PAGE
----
[14:22] Hiring is an acquired skill

[15:43] Things moved so fast in the early days

[18:42] Our company is project oriented with an emphasis on client service

[20:16] We will become thought leaders in our niche in the pharmaceutical industry

[24:46] We eventually had to give ourselves proper titles and divided roles

[28:35] Travel time was costing us big bucks and cash flow is really important

[30:41] Momentum helps organizations to paddle forward

[32:02] A great strategy executed poorly is worse than an ok strategy executed fantastically

[34:28] Listening to the pulse and asking specific questions in the form of a dialogue

[36:28] Results: The future of pharmaceutical and healthcare marketing - the book

[38:53] Writing a book was easier with help

[41:11] Research reading recommendations by Scott

[42:42] Contact Scott



Healthcare Regional Marketing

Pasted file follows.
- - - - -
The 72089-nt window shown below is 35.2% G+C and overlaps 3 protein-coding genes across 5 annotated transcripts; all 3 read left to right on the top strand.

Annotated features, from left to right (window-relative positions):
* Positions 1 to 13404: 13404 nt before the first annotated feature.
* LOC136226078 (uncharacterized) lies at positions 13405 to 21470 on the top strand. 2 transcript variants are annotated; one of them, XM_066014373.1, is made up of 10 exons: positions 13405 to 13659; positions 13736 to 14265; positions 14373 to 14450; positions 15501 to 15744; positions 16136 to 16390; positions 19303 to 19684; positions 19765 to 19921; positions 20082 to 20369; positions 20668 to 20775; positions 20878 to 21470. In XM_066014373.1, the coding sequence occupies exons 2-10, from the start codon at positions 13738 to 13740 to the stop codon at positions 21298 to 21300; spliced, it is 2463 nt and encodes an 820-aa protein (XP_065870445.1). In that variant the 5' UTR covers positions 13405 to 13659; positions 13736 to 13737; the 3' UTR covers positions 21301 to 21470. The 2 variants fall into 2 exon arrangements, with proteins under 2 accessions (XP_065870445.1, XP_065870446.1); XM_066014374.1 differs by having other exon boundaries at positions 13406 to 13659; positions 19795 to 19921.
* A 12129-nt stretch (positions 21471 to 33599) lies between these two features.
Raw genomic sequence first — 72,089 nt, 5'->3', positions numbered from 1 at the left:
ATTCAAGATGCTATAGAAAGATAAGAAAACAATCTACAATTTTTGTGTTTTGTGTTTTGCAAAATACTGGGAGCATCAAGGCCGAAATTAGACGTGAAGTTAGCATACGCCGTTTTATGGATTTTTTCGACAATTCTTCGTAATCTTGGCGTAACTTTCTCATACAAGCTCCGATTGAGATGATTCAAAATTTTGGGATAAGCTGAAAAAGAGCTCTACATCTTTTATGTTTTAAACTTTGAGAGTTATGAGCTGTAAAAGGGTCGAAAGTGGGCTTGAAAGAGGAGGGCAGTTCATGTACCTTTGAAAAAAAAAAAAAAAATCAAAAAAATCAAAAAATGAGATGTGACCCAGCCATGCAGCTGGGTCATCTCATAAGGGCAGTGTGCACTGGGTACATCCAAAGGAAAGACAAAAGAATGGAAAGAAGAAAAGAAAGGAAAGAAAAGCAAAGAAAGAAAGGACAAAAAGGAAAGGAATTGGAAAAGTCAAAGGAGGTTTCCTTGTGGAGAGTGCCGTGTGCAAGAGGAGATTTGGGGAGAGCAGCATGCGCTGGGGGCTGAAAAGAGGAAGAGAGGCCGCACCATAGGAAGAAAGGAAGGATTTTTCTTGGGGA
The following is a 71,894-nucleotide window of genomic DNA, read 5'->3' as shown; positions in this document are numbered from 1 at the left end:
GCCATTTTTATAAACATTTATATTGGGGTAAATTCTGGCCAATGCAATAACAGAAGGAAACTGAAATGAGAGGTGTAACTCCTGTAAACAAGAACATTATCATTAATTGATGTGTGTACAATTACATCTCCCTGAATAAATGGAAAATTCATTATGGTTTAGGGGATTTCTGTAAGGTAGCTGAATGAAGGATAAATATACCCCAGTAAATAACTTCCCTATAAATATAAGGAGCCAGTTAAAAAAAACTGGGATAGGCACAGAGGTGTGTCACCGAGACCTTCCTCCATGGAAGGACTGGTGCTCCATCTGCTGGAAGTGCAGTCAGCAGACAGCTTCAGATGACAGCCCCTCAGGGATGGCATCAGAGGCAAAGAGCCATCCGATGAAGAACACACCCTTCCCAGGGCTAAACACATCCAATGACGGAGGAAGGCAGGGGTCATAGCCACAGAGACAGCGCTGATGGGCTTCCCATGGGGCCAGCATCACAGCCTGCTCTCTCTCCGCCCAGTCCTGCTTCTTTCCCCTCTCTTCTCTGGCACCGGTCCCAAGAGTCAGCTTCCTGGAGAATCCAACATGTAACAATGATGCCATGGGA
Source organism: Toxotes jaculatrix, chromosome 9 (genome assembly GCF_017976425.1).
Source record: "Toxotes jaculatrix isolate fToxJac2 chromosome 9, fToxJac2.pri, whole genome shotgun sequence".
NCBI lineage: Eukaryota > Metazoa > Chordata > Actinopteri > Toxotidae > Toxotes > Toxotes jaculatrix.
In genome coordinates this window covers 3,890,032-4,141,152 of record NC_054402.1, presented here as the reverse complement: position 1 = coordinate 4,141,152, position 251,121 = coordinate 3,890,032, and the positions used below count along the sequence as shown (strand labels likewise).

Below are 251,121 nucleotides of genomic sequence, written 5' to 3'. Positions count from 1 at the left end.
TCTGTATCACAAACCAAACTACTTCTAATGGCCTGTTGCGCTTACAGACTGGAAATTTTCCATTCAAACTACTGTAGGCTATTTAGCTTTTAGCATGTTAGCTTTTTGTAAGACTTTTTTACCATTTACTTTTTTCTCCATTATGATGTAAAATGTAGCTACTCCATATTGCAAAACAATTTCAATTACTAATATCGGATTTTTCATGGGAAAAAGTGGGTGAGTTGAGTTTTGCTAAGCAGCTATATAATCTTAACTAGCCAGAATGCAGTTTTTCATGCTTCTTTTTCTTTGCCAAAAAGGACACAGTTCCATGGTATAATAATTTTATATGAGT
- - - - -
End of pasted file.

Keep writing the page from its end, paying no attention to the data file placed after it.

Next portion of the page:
Net Promoter Score

Advantage Media Group

Scaling Up

Mastering the Rockefeller Habits

The One Thing

Feb 2, 2016

Everyone is on the same team when playing the great game of business. Tim’s guest, Jack O’Riley, is a coach and specialist in Open Book Management. He takes us through the 3 core principles of The Great Game of Business, including how the principles are utilized, received by the employees and how the principles assist a business with increasing revenue. The benefit of having the entire organization see and understand the books is that everyone is able to see how their position impacts the organization as a whole, leading them to strive for financial growth.


Key Takeaways:

[1:00] Mr. O’Riley’s history

[2:12] What is open book management philosophy?

[4:04] The 3 core principles of The Great Game of Business

[7:42] The open book policy doesn’t apply to compensation or litigation

[10:41] If you plan to make a profit you have to have cash

[12:54] Building a rhythm

[15:15] Follow the action

[18:25] Employees quickly see that their efforts to improve the business, ends up in their pockets

[22:45] Using real life examples as a teaching technique

[24:59] Building leaders through financial literacy

[26:36] Read the Great Game of Business and take the 2 day class

[28:18] Contact Jack



The Great Game of Business



Slack Book 

The Coaching House